Entertainment & Arts

Easy Rider star Peter Fonda sues Dolce & Gabbana

Easy Rider
Image caption Fonda (middle) says his image was used without his permission

US actor Peter Fonda is suing the Dolce & Gabbana fashion label over a T-shirt featuring his image from the 1969 film Easy Rider.

Fonda has filed legal papers in Los Angeles against the label and retailer Nordstrom over the designs, which use his biker character Wyatt.

The 73-year-old claims the image was used without his permission.

Fonda has asked for $6m (£3.9m) for "injuries to his peace, happiness, goodwill [and] reputation".

Easy Rider, directed by and co-starring the late Dennis Hopper, ushered in a new era of gritty American cinema when it was released at the tail end of the 1960s.

Despite a mixed reception from critics, it was a box office smash and quickly achieved cult status as a representation of American counter-culture.

Image caption Peter Fonda is the brother of Oscar-winning actress and fitness promoter Jane

Fonda, the son of actor Henry Fonda and brother of actress Jane, has also filed for additional punitive damages, legal fees and a share of any profits from the T-shirts, reported to be selling for around $300 (£195) each.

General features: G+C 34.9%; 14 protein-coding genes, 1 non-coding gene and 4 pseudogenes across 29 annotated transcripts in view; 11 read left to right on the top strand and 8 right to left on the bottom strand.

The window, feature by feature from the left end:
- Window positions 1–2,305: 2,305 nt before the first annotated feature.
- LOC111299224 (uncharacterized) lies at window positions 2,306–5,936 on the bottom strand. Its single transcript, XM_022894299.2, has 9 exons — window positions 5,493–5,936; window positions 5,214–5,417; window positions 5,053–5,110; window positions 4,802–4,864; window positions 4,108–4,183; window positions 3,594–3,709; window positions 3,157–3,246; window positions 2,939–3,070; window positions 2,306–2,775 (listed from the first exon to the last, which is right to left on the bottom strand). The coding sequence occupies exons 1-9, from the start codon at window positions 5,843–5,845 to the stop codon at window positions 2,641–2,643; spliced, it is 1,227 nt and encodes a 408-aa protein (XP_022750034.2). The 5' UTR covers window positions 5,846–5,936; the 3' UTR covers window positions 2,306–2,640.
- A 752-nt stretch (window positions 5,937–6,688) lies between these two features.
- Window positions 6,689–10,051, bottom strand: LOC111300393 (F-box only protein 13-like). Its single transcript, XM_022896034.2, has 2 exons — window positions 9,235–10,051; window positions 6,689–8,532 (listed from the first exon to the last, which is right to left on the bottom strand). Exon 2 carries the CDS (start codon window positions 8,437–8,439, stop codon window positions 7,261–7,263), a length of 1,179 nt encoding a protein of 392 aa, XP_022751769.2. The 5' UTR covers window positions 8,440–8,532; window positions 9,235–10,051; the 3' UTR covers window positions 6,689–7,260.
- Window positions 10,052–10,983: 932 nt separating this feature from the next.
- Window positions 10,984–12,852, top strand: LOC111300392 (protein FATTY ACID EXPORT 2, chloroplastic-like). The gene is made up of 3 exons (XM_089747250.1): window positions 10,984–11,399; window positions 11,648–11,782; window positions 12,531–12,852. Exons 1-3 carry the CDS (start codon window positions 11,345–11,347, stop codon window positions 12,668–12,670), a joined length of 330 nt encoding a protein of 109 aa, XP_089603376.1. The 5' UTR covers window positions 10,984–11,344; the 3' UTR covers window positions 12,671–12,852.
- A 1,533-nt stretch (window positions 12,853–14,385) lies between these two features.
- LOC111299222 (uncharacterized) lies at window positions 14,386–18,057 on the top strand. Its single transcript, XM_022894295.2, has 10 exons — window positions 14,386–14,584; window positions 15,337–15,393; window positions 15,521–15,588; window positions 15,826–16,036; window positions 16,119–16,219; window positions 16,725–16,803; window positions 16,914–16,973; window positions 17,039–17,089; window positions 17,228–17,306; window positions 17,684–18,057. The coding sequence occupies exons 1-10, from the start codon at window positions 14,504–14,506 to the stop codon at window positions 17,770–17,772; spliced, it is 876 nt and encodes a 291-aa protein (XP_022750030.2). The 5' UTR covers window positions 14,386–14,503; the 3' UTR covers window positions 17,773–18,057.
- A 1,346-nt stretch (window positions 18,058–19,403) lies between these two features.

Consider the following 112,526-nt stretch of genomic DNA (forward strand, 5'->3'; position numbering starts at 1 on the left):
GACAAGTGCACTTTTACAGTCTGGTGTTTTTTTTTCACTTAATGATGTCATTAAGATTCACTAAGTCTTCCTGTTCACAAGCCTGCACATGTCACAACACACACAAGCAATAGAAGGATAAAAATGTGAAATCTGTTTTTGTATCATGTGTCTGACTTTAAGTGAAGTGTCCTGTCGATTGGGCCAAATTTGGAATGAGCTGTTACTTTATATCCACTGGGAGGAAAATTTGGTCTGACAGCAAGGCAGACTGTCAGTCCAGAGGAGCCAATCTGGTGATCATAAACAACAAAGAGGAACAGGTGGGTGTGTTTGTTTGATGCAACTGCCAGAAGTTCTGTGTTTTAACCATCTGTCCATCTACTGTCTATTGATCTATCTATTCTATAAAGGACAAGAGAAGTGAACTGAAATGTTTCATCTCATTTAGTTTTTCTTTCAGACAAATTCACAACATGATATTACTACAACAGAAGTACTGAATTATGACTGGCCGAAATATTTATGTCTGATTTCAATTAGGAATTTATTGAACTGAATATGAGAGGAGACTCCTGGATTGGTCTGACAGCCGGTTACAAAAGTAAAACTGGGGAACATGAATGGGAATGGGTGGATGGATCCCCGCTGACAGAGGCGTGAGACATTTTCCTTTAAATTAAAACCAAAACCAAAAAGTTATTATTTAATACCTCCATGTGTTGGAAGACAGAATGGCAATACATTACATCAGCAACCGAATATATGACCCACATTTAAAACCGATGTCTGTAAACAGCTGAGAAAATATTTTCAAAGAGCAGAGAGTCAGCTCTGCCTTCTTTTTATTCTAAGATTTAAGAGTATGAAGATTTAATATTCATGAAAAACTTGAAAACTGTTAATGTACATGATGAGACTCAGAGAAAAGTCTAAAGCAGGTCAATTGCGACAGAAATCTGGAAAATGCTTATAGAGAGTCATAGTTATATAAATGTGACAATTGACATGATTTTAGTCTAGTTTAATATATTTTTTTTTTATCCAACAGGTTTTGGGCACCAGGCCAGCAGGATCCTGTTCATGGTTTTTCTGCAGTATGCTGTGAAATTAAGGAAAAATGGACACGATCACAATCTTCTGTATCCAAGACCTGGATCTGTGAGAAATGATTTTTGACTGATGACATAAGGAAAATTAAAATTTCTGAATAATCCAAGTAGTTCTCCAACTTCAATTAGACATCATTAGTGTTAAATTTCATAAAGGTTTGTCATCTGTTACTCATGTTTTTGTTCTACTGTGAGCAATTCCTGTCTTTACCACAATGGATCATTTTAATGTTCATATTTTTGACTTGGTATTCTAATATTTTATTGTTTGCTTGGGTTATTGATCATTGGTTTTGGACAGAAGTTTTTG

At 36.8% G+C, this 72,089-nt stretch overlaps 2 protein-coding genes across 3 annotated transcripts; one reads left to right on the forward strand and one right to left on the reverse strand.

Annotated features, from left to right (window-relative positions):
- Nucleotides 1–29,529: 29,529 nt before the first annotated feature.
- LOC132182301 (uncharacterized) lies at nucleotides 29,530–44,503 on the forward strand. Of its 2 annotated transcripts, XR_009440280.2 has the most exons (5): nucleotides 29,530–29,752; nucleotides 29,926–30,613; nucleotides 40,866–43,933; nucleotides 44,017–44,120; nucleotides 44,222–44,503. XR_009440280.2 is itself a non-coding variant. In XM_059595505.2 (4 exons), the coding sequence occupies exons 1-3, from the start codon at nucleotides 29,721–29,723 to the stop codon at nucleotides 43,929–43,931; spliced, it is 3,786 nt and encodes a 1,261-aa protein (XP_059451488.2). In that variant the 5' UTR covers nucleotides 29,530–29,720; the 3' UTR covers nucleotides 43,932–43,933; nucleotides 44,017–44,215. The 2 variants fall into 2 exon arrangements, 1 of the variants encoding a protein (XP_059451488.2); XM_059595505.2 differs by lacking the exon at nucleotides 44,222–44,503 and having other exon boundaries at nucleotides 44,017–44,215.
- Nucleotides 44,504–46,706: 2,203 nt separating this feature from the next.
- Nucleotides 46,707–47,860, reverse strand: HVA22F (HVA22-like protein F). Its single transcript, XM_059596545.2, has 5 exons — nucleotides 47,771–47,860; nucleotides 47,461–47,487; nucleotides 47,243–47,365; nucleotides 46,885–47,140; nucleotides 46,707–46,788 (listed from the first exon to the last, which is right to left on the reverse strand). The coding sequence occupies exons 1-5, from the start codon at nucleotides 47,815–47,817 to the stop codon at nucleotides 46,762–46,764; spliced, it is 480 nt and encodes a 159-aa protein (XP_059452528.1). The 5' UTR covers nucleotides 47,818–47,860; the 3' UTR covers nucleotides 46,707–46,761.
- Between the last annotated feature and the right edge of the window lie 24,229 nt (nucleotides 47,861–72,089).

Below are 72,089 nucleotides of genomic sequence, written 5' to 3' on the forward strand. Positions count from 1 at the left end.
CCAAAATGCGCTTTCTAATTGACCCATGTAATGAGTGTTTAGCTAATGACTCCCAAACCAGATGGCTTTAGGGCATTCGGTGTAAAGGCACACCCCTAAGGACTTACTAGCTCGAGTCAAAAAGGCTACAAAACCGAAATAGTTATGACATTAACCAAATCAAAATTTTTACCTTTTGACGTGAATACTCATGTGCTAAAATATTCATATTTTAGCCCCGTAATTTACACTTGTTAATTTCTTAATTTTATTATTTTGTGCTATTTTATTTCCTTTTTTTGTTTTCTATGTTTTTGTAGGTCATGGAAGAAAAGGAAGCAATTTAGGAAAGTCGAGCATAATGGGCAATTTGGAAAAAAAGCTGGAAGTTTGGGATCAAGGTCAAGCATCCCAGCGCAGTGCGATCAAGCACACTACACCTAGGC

According to The Wrap website, Fonda's legal action, filed in Los Angeles on Friday, said Dolce & Gabbana USA "at no time... sought permission to use his name, likeness and image for commercial purposes".

Nordstrom said it was "aware" of the legal action. Dolce & Gabbana have yet to comment.

It is the latest legal woe for Italian designers Domenico Dolce and Stefano Gabbana, who were sentenced to jail in Italy last week for tax evasion.

A judge said they hid millions of euros from Italian tax authorities.

Fonda's legal action follows pop star Rihanna's claim against British retailer Topshop over a T-shirt bearing her image.

The singer said the fashion chain duped fans and may have damaged her reputation.

Topshop's lawyers have accused Rihanna of attempting to establish "an image reproduction right in the UK," adding that "there is no such right".

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